Novel Materials: Metal-Organic Frameworks

Contact: Milena Hugenschmidt, Prof. Dr. Dagmar Gerthsen

Direct Synthesis of ZIF-8 on Transmission Electron Microscopy Grids Allows Structure Analysis and 3D Reconstruction

Metal-organic frameworks (MOFs) have received strongly increased attention in recent years due to their exceptional properties and versatility [1, 2]. MOFs consist of metal nodes that are connected by organic linkers. They are both crystalline and porous and their pores can host guest molecules or even nanoparticles, opening a wide range of potential applications. Due to a large number of usable metal nodes and linkers, MOFs have a designable topology, porosity, and functionality [1] that has lead to the synthesis of around 70.000 MOFs until 2017 [3]. Of particular interest are surface-anchored films (SURMOFs), which are grown on bulk substrates. For SURMOFs, layer-by-layer growth techniques are available, which allow to precisely control the deposited amount of material and tailor the composition of the deposited material [4].

Transmission electron microscopy (TEM) is a key technique for analyzing the structural and chemical properties of SURMOFs. For TEM sample preparation, the film must be detached from the substrate and transferred to an electron-transparent support. Especially the detachment procedure is a source of damage for the SURMOF film that occurs already before TEM investigation. The preparation of SURMOF films for TEM studies is thus a substantial obstacle that has not yet been solved satisfactorily.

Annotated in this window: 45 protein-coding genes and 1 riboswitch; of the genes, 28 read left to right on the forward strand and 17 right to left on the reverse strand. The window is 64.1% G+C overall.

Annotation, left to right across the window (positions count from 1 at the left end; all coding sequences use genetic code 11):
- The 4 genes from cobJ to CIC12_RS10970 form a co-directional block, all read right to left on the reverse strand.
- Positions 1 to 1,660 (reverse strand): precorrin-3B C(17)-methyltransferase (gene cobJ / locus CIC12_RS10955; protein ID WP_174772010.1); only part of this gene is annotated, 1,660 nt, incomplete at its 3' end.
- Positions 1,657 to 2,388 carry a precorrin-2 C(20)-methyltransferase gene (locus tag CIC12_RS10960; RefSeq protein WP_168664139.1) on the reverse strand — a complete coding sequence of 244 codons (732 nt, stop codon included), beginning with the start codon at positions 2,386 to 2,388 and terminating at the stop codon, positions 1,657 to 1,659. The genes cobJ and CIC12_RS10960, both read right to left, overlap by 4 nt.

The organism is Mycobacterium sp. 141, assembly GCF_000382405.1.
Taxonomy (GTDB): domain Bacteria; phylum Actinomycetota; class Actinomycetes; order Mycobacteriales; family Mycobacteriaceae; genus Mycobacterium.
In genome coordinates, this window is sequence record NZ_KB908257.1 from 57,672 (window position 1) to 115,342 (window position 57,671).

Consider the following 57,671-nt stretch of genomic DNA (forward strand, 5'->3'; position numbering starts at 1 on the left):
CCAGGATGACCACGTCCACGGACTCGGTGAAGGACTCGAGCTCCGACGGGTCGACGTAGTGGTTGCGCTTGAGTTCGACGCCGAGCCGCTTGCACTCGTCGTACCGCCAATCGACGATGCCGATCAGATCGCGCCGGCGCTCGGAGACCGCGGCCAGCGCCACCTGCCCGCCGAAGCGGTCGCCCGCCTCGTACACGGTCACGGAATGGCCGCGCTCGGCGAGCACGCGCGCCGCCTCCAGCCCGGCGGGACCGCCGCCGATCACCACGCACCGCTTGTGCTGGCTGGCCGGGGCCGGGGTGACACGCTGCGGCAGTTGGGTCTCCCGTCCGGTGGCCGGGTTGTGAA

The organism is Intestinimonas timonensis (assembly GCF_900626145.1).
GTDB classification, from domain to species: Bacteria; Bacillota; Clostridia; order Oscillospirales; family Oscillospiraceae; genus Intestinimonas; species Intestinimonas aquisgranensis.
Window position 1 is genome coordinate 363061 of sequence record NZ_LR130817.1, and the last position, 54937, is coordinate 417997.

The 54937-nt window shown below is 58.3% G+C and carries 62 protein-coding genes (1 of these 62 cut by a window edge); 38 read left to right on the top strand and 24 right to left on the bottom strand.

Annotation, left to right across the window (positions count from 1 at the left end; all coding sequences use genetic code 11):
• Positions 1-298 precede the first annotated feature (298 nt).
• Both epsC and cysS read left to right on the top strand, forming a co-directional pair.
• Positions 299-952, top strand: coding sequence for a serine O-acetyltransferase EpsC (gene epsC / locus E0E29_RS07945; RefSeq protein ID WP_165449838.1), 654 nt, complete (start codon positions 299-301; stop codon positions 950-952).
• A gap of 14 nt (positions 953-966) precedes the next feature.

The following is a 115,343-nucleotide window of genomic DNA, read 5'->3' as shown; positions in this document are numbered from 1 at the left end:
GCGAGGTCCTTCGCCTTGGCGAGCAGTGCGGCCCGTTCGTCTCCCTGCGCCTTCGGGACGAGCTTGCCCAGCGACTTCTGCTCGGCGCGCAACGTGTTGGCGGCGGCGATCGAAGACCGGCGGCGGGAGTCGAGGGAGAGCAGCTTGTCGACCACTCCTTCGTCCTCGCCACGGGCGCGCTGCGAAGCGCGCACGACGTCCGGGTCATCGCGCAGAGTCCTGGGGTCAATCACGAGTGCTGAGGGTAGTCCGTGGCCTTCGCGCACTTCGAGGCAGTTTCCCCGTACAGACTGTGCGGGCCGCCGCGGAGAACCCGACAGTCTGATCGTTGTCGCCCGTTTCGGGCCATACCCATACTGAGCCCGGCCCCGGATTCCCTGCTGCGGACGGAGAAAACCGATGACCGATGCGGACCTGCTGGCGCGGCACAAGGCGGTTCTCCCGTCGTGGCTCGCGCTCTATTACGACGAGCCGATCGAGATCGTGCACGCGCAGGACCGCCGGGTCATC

In our study, we focus on ZIF‑8 that belongs to the widely studied class of zeolitic imidazolate frameworks (ZIFs) [5, 6]. As a new approach for TEM sample preparation, we deposit ZIF‑8 directly on a thin amorphous carbon film supported by a TEM grid [8]. This allows to study the pristine material by low-dose electron microscopy, without the need for further preparation steps and thus completely avoids preparation-induced artifacts. For the synthesis, we employ a dipping procedure sketched in Figure 1. The surface of an amorphous carbon support film on the TEM grid is first functionalized by an ozone treatment. The grid is then dipped into the different constituents of the ZIF-8 material (solutions of metal node and organic linker), leading to layer-by-layer growth of ZIF-8 on the support film. The number of deposition cycles determines the amount of deposited material. Samples with different number of deposition cycles (10 to 100) were produced and studied in this work. Electron microscopy was performed using Thermo Fisher Helios G4 FX and FEI DualBeam Strata 400S dual-beam instruments at electron energies ≤30 keV, a FEI Titan3 80‑300 operated at 300 keV, equipped with a highly sensitive TVIPS TemCam-XF416(R) CMOS camera, and a FEI Tecnai Osiris operated at 200 keV equipped with a Super-X quad silicon drift-detector.